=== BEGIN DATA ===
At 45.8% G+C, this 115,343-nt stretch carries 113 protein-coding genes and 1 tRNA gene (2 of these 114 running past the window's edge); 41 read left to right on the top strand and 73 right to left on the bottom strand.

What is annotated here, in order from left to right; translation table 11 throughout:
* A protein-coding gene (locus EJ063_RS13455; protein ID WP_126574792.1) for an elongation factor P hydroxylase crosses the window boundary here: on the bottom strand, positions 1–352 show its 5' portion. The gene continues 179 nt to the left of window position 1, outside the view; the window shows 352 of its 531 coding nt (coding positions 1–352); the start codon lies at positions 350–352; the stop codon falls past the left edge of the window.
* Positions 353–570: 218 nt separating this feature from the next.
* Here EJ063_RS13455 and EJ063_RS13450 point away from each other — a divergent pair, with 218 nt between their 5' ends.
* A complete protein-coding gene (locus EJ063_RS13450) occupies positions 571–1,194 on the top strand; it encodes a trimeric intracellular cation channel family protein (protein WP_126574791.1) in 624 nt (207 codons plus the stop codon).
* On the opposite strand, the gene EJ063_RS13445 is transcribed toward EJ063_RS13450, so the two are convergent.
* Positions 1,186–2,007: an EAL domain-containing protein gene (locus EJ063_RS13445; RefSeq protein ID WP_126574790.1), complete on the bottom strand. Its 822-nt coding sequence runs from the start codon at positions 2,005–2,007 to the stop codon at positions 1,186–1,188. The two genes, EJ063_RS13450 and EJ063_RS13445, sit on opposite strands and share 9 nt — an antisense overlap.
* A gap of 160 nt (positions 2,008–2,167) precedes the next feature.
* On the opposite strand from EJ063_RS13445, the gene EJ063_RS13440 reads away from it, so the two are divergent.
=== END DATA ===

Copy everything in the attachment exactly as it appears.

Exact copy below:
At 45.8% G+C, this 115,343-nt stretch carries 113 protein-coding genes and 1 tRNA gene (2 of these 114 running past the window's edge); 41 read left to right on the top strand and 73 right to left on the bottom strand.

What is annotated here, in order from left to right; translation table 11 throughout:
* A protein-coding gene (locus EJ063_RS13455; protein ID WP_126574792.1) for an elongation factor P hydroxylase crosses the window boundary here: on the bottom strand, positions 1–352 show its 5' portion. The gene continues 179 nt to the left of window position 1, outside the view; the window shows 352 of its 531 coding nt (coding positions 1–352); the start codon lies at positions 350–352; the stop codon falls past the left edge of the window.
* Positions 353–570: 218 nt separating this feature from the next.
* Here EJ063_RS13455 and EJ063_RS13450 point away from each other — a divergent pair, with 218 nt between their 5' ends.
* A complete protein-coding gene (locus EJ063_RS13450) occupies positions 571–1,194 on the top strand; it encodes a trimeric intracellular cation channel family protein (protein WP_126574791.1) in 624 nt (207 codons plus the stop codon).
* On the opposite strand, the gene EJ063_RS13445 is transcribed toward EJ063_RS13450, so the two are convergent.
* Positions 1,186–2,007: an EAL domain-containing protein gene (locus EJ063_RS13445; RefSeq protein ID WP_126574790.1), complete on the bottom strand. Its 822-nt coding sequence runs from the start codon at positions 2,005–2,007 to the stop codon at positions 1,186–1,188. The two genes, EJ063_RS13450 and EJ063_RS13445, sit on opposite strands and share 9 nt — an antisense overlap.
* A gap of 160 nt (positions 2,008–2,167) precedes the next feature.
* On the opposite strand from EJ063_RS13445, the gene EJ063_RS13440 reads away from it, so the two are divergent.